Why Those Labels Aren’t Helping You

By Jessie Douglass-Smith McGraw
8 min read

Maybe you were labeled ADD when you were little or OCD when you were a teen. In your early twenties you were told you have an anxiety disorder or depression. Maybe now you’ve labeled yourself as a failure or damaged because of your experiences in the past. At first, when you were given the label by a doctor or psychiatrist or you had slapped a label on yourself, you felt relief because you felt seen, you felt understood, and you could now relax knowing that although it’s a bummer to have this label for the rest of your life, at least you felt justified for all of your suffering.

Then some time goes by, and your symptoms and suffering actually feel worse. You justify it by attaching your feelings to whatever is going on around you – your partner, your job, your family – they must be the reason why you’re feeling worse. With each passing year you keep editing your life in hopes of ridding yourself of any triggers until one day you wake up to the fact that you feel cornered in your own mind and the only thing you have as your companion is your label.

Does this feel familiar?
This was my experience with anxiety and depression. I had dealt with anxiety my whole life, but when I found myself in a career job at the age of 30 that I thought would be the end-all, be-all to my anxieties, I got worse. Far worse. So much so that my health deteriorated. I found myself, as I said earlier, feeling alone inside of myself, depressed as ever. Even though I was married and had friends all around me that so badly wanted to help me out of it, I justified my anxiety and depression, and my loneliness within it, by telling myself that they just didn’t understand. I was in so much pain and didn’t think anyone or any thing could help.

Here’s what woke me up: when I realized that the weight of the labels “I have anxiety, I am depressed” carried so much expectation in them. For the life of me, I could not see life any differently, I couldn’t shift my perspective – but that makes absolute common sense considering I had already made up my mind that I couldn’t ever be more than
anxious or depressed. I EXPECTED life to live up to those labels. God forbid I admit that I’m actually OK sometimes, because that would mean that I was OK with my circumstances, which I wasn’t, therefore it was just easier to justify my upset with a label and live in the feeling of that label. I was damned if I did and damned if I didn’t.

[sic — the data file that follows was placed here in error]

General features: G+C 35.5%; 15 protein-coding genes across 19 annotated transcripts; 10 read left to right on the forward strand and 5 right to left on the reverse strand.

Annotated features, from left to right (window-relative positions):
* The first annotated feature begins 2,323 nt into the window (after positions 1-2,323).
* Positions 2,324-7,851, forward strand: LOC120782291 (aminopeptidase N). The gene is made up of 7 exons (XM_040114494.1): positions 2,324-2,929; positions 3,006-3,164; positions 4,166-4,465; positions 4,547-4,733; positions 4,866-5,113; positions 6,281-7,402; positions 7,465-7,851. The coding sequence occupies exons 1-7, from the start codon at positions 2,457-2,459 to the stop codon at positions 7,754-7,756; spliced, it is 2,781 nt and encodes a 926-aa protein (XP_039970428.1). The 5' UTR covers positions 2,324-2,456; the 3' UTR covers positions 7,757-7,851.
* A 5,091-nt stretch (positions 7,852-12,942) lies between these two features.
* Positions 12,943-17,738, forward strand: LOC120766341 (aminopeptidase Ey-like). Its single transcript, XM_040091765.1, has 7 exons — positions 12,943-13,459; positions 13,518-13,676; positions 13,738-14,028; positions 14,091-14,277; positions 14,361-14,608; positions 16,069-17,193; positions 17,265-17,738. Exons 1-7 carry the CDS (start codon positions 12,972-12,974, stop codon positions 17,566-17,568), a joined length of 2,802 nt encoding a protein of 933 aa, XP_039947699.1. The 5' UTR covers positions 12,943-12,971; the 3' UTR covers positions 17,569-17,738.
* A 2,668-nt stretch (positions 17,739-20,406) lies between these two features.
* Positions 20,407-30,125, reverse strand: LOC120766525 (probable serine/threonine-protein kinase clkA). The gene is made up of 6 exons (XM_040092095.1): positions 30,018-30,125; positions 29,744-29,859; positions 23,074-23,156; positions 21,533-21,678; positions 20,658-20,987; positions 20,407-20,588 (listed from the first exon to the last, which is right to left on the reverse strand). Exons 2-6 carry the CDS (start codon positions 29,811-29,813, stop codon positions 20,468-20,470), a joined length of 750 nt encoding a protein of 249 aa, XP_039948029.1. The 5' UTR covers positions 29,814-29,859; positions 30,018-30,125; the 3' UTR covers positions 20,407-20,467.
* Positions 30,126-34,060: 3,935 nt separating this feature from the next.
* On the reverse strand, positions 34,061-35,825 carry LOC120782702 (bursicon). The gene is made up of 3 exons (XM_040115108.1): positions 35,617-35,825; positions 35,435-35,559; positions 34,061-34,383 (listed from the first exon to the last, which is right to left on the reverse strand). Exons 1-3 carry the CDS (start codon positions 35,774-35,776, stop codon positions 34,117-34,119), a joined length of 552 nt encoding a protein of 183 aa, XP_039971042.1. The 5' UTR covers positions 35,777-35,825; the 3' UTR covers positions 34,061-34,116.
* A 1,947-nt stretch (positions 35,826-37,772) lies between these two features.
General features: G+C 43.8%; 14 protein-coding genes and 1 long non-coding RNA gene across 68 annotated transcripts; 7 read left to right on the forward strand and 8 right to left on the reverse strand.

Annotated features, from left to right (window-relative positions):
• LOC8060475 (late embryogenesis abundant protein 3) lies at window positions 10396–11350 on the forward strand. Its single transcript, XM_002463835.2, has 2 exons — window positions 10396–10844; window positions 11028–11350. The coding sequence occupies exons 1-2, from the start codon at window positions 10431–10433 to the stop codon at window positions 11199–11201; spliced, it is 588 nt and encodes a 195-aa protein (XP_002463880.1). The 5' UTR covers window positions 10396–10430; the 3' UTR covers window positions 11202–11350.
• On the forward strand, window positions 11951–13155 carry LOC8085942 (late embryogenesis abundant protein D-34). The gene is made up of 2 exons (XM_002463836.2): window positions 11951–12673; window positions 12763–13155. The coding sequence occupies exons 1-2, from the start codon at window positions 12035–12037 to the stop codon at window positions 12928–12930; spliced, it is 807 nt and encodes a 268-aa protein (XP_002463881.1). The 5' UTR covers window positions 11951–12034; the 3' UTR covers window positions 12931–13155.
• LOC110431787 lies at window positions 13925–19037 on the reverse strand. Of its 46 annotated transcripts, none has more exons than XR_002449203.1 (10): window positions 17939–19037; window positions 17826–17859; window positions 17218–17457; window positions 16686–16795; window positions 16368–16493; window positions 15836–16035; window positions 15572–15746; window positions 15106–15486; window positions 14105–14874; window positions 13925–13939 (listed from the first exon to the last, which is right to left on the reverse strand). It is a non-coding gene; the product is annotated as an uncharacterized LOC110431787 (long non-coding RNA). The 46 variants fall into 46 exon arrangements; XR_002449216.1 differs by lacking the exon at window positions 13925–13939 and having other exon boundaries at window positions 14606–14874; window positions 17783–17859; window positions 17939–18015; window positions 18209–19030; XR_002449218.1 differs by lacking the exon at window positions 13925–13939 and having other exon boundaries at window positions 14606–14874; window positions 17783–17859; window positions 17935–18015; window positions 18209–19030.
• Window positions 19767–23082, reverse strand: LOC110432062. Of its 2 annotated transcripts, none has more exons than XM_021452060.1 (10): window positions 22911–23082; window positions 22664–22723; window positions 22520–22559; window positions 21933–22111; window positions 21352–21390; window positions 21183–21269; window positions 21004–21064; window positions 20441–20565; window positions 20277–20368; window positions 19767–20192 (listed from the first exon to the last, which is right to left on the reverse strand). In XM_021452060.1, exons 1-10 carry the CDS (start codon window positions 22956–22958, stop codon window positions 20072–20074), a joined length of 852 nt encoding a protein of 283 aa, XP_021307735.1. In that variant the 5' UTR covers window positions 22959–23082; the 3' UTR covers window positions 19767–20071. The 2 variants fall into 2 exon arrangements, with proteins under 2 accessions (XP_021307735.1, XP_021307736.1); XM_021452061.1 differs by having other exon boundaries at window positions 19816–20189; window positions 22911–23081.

When I started to see that I had the free will to buy into the story of being anxious or depressed, or not, things started to shift. Ever so slightly and bit by bit, I started to feel lighter. Though the thinking I had at the time was pretty seductive, telling me I should feel upset and lost because it seemed like I was, I started to find freedom from those stories when I saw them as just that… stories. I no longer had to operate and interact with life, and those around me, from my belief of ‘what was wrong’. I started to feel my okay-ness. I started to sense that I was so much more than my labels and the labels themselves were keeping me in a state of mind that wasn’t allowing me to see anything new and fresh or different.

So I would love for you to take this into consideration: what would life be like if you were willing to drop your labels – no matter how long you’ve had them. You are so much more than your mind. Your brain will come with tons of different types of thinking – thinking that doesn’t allow you to focus, thinking that makes you feel low, thinking that makes you feel anxious, thinking that makes you feel depressed, thinking that makes you feel hopeful, thinking that makes you feel peaceful – you get where I’m going.

The key to starting to shift your perspective is not to try and change your thinking, but to see it for what it is – thinking in the moment that is either helpful, or not. That simple. You are not your thinking, you are the observer of your thinking. You are the whole and healthy person looking at your anxious thinking or your depressed thinking, wishing it wasn’t getting in the way of your life. So instead of going to the moving target of your thinking to find answers, go the other way. Get curious about the healthy person that exists inside of you that’s looking at all of it. When you begin to walk in that direction, what naturally starts to rise to the surface is the hopeful, creative, fresh and new thinking that is actually helpful. It isn’t something you need to force, it will rise to the top like a buoy in the ocean, the moment you allow it to. One of the many benefits? You’ll get re-acquainted with who YOU are, the you that is free of labels.

Jessie Douglass-Smith McGraw is a Los Angeles based Mindful Health Practitioner & Transformative Coach. To learn more about her practice visit: whatmovesyouLA.com.

For more insights into the benefits of therapy, check out the below articles:
Where To Start in Finding a Mental Health Therapist
When do I need to see a mental healthcare professional?
Benefits of Virtual Therapy (And Where To Find It)

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